!!!Welcome to the Girl Scouts Rambling Heights
Service Unit Website!!!
What’s Stopping You?
1. I am only free on weekends
– Though the majority of troops meet on weekday evenings, there are many troops
who have chosen to meet on weekends. Only have Saturday afternoons available? No
problem. As a Leader, you set the troop meeting time to fit within your
I work full time – Over half of the Leaders we
polled have full time jobs. Only have time available once or twice a month? No
problem. A troop does not have to meet every week to be successful.
I am Male – Though traditionally Girl Scout
Leaders have been female, there are a growing number of men who have chosen to
work with Girl Scouts. If you want to have a positive impact in the lives of
young women, we have a place for you.
I wasn’t a Girl Scout; I wouldn’t know how –
Though many of our Leaders enjoyed Girl Scouts as children, it is not a
requirement for leading a troop. Girl Scout Councils offer free training on
troop management, working with the age level of girls you choose, and many
others to help you become a successful Leader.
I don’t know any songs or games – Over half of
the Leaders we polled said they didn’t know any games or songs when they became
leaders. There are numerous resources available to teach you and your troop.
GSUSA offers several song books for troop use. There are various games and songs
included in the handbooks and badge books for each level. Many Girl Scout
Councils make song and game trainings available for new leaders to meet, play,
and learn. Most public libraries also have song and game books available with
material for all ages.
I don’t know how to do crafts – Though many
people think of Girl Scouts as Crafts, Camping, and Cookies, there is much more
to the Girl Scout program. Girl Scouts teaches Math, Science, Writing/Public
Speaking, and many more life skills. Crafts are a fun, but small part of the
whole Girl Scout experience.
I do not have any teaching experience – One
third of the Leaders who responded to our poll didn’t have prior teaching
experience when they became Leaders. If you are willing to learn with your
troop, you can be a successful Leader.
I do not like camping/nature – Camping is not a
required Girl Scout activity. Troops choose whether or not to participate in the
camping opportunities that Girl Scouts offer. Some troops love camping, others
prefer not to. Camping is not necessary to have a successful troop.
I have other children to take care of – Over 80%
of the Leaders who responded to our poll have other children at home. Girl Scout
activities can be family friendly and flexible enough to include your younger
I don’t have any children in Girl Scouts –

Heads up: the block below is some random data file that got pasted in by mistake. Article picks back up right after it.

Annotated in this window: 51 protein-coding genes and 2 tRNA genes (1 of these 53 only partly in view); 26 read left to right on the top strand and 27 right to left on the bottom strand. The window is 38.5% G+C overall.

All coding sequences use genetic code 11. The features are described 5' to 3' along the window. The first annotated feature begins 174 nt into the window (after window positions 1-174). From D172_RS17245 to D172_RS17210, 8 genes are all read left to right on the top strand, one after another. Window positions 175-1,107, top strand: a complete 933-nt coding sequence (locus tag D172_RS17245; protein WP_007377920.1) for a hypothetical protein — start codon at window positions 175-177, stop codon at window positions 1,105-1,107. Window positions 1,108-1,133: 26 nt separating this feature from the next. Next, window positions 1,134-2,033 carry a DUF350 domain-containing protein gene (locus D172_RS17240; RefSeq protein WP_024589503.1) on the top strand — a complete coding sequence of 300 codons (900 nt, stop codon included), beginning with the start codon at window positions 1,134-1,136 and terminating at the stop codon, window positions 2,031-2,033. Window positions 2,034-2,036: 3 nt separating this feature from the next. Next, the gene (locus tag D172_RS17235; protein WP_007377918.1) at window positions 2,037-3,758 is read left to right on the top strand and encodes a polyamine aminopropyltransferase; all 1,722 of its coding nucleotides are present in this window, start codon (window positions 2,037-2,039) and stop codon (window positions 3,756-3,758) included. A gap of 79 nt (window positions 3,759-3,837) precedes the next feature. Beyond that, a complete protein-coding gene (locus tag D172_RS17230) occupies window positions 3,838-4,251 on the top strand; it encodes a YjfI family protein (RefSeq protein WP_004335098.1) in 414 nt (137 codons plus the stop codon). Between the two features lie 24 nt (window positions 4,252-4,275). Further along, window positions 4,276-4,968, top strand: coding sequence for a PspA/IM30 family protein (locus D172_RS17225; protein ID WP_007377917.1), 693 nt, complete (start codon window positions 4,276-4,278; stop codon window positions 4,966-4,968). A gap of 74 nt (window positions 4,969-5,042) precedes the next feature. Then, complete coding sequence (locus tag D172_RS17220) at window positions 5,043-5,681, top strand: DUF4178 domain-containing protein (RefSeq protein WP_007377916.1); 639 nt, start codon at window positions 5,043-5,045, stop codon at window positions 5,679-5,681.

Having a child in the Girl Scouts is not a requirement of Leading. If you like
to work with children, you can be a Girl Scout Leader.
I do Boy Scouts instead – Girl Scouts and Boy
Scouts share many of the same principles and goals. In fact, the founder of Girl
Scouts, Juliette Gordon Low, considered Lord and Lady Baden Powell great
friends. Without their influence and help, there would be no Girl Scouts of the
I am too old/I am too young – Girl Scout Leaders
are all ages. If you are over 18, and have the desire to learn and share your
experiences, you can be a Leader.
I am a single parent – You do not have to be
married to be a Girl Scout Leader. If you have a desire to work with girls, and
some time to share, you can be a Leader.
I am disabled – Girl Scouts is for EVERY girl,
including those with disabilities. What better role model for them than a leader
who shows everyday how to overcome obstacles?
New Bridging Requirements
Volunteer Essentials (.pdf format)
Essentials Troop Module (.pdf format)
For questions about joining Girl Scouts, please
the Girl Scout Council Office at 501-758-1020.
Girl Scouting reaches one in every nine girls age five through seventeen in the
Did you know that for every 100 girls who join Girl Scouting . . .
earn the Girl Scout Gold Award--the highest award for girls.
will have their first contact with a church.
earn their church religious award.
rarely will one be brought before juvenile court.
enter the clergy.
will develop hobbies used during their adult life.
will enter a vocation that was learned through the badge or patch program.
will be future Girl Scout volunteers.
use her Girl Scouting skills to save a life.
One will use her Girl
Scouting skills to save her own life.
A recent study proved that Girl Scouting
positively impacts girls:
72% more Girl Scouts than non-Girl Scouts will
resist negative peer pressure.
76% of girls try new things in Girl Scouting that otherwise they would not have
71% of Girl Scouts nationwide will achieve A's and B's as compared to 50% of
81% of Girl Scouts are more likely to attend college.
61% of women who have been Girl Scouts believe their membership influenced their
64% of women in Who's Who of American Women were Girl Scouts.
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GIRL SCOUT name, mark and all associated trademarks and logotypes, including the
Trefoil design, are owned by GSUSA.